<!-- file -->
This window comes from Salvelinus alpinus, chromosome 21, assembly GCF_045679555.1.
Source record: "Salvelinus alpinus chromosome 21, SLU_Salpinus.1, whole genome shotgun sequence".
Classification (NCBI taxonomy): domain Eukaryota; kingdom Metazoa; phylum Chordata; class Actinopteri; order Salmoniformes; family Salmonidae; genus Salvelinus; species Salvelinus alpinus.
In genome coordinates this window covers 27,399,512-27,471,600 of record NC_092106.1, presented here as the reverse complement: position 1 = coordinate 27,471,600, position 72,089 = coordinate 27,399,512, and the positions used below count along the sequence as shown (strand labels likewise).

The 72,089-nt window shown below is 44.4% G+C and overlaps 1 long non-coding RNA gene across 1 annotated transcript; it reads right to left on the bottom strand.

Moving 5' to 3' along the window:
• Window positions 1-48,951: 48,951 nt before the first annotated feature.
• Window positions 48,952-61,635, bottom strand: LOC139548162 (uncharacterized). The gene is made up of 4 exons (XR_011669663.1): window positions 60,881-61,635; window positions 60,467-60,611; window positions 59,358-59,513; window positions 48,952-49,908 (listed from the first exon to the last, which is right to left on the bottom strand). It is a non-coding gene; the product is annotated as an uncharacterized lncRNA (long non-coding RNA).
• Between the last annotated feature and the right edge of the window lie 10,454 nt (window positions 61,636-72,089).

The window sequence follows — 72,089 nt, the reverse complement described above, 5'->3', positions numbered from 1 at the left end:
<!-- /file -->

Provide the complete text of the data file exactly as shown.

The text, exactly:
This window comes from Salvelinus alpinus, chromosome 21, assembly GCF_045679555.1.
Source record: "Salvelinus alpinus chromosome 21, SLU_Salpinus.1, whole genome shotgun sequence".
Classification (NCBI taxonomy): domain Eukaryota; kingdom Metazoa; phylum Chordata; class Actinopteri; order Salmoniformes; family Salmonidae; genus Salvelinus; species Salvelinus alpinus.
In genome coordinates this window covers 27,399,512-27,471,600 of record NC_092106.1, presented here as the reverse complement: position 1 = coordinate 27,471,600, position 72,089 = coordinate 27,399,512, and the positions used below count along the sequence as shown (strand labels likewise).

The 72,089-nt window shown below is 44.4% G+C and overlaps 1 long non-coding RNA gene across 1 annotated transcript; it reads right to left on the bottom strand.

Moving 5' to 3' along the window:
• Window positions 1-48,951: 48,951 nt before the first annotated feature.
• Window positions 48,952-61,635, bottom strand: LOC139548162 (uncharacterized). The gene is made up of 4 exons (XR_011669663.1): window positions 60,881-61,635; window positions 60,467-60,611; window positions 59,358-59,513; window positions 48,952-49,908 (listed from the first exon to the last, which is right to left on the bottom strand). It is a non-coding gene; the product is annotated as an uncharacterized lncRNA (long non-coding RNA).
• Between the last annotated feature and the right edge of the window lie 10,454 nt (window positions 61,636-72,089).

The window sequence follows — 72,089 nt, the reverse complement described above, 5'->3', positions numbered from 1 at the left end: